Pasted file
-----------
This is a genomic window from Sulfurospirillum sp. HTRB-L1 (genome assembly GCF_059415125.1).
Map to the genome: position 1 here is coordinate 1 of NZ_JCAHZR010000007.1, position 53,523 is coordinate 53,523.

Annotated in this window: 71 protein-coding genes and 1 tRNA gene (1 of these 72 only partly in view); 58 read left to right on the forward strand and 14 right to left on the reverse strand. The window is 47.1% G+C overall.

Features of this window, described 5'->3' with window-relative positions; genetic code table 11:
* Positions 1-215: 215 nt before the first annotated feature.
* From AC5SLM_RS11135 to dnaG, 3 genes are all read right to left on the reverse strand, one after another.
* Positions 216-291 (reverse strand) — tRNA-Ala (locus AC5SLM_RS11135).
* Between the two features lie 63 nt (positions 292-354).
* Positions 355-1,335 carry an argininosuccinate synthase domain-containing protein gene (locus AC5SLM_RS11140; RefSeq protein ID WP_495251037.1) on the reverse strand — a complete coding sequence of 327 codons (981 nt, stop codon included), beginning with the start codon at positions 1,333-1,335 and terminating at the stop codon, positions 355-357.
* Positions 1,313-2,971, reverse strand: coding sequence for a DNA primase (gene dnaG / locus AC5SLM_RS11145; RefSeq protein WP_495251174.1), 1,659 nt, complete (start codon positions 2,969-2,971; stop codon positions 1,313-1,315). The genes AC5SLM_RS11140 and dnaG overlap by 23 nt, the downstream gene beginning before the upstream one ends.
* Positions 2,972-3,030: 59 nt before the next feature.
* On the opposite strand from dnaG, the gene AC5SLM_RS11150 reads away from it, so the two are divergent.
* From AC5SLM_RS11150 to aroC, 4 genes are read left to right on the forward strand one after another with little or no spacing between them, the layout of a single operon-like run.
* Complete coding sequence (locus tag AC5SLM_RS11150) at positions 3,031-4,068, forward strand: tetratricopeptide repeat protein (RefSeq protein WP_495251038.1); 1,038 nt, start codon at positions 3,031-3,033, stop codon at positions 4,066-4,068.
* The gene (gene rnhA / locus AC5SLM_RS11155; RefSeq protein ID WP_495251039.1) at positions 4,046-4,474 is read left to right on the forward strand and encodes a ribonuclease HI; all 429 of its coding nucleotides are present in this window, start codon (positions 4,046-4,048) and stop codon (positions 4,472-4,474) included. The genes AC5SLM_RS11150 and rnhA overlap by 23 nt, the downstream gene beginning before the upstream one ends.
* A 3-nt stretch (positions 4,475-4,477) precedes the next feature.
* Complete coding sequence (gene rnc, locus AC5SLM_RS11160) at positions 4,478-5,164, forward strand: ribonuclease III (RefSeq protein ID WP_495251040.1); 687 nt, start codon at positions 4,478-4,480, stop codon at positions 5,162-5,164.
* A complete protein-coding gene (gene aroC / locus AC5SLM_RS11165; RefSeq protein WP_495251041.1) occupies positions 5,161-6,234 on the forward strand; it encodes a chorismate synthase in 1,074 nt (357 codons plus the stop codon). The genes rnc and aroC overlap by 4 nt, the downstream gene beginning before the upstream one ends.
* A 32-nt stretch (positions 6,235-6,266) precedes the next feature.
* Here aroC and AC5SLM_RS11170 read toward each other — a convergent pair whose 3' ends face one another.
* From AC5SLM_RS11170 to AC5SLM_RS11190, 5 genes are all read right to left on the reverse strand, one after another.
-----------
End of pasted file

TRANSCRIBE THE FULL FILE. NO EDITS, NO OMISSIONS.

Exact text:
This is a genomic window from Sulfurospirillum sp. HTRB-L1 (genome assembly GCF_059415125.1).
Map to the genome: position 1 here is coordinate 1 of NZ_JCAHZR010000007.1, position 53,523 is coordinate 53,523.

Annotated in this window: 71 protein-coding genes and 1 tRNA gene (1 of these 72 only partly in view); 58 read left to right on the forward strand and 14 right to left on the reverse strand. The window is 47.1% G+C overall.

Features of this window, described 5'->3' with window-relative positions; genetic code table 11:
* Positions 1-215: 215 nt before the first annotated feature.
* From AC5SLM_RS11135 to dnaG, 3 genes are all read right to left on the reverse strand, one after another.
* Positions 216-291 (reverse strand) — tRNA-Ala (locus AC5SLM_RS11135).
* Between the two features lie 63 nt (positions 292-354).
* Positions 355-1,335 carry an argininosuccinate synthase domain-containing protein gene (locus AC5SLM_RS11140; RefSeq protein ID WP_495251037.1) on the reverse strand — a complete coding sequence of 327 codons (981 nt, stop codon included), beginning with the start codon at positions 1,333-1,335 and terminating at the stop codon, positions 355-357.
* Positions 1,313-2,971, reverse strand: coding sequence for a DNA primase (gene dnaG / locus AC5SLM_RS11145; RefSeq protein WP_495251174.1), 1,659 nt, complete (start codon positions 2,969-2,971; stop codon positions 1,313-1,315). The genes AC5SLM_RS11140 and dnaG overlap by 23 nt, the downstream gene beginning before the upstream one ends.
* Positions 2,972-3,030: 59 nt before the next feature.
* On the opposite strand from dnaG, the gene AC5SLM_RS11150 reads away from it, so the two are divergent.
* From AC5SLM_RS11150 to aroC, 4 genes are read left to right on the forward strand one after another with little or no spacing between them, the layout of a single operon-like run.
* Complete coding sequence (locus tag AC5SLM_RS11150) at positions 3,031-4,068, forward strand: tetratricopeptide repeat protein (RefSeq protein WP_495251038.1); 1,038 nt, start codon at positions 3,031-3,033, stop codon at positions 4,066-4,068.
* The gene (gene rnhA / locus AC5SLM_RS11155; RefSeq protein ID WP_495251039.1) at positions 4,046-4,474 is read left to right on the forward strand and encodes a ribonuclease HI; all 429 of its coding nucleotides are present in this window, start codon (positions 4,046-4,048) and stop codon (positions 4,472-4,474) included. The genes AC5SLM_RS11150 and rnhA overlap by 23 nt, the downstream gene beginning before the upstream one ends.
* A 3-nt stretch (positions 4,475-4,477) precedes the next feature.
* Complete coding sequence (gene rnc, locus AC5SLM_RS11160) at positions 4,478-5,164, forward strand: ribonuclease III (RefSeq protein ID WP_495251040.1); 687 nt, start codon at positions 4,478-4,480, stop codon at positions 5,162-5,164.
* A complete protein-coding gene (gene aroC / locus AC5SLM_RS11165; RefSeq protein WP_495251041.1) occupies positions 5,161-6,234 on the forward strand; it encodes a chorismate synthase in 1,074 nt (357 codons plus the stop codon). The genes rnc and aroC overlap by 4 nt, the downstream gene beginning before the upstream one ends.
* A 32-nt stretch (positions 6,235-6,266) precedes the next feature.
* Here aroC and AC5SLM_RS11170 read toward each other — a convergent pair whose 3' ends face one another.
* From AC5SLM_RS11170 to AC5SLM_RS11190, 5 genes are all read right to left on the reverse strand, one after another.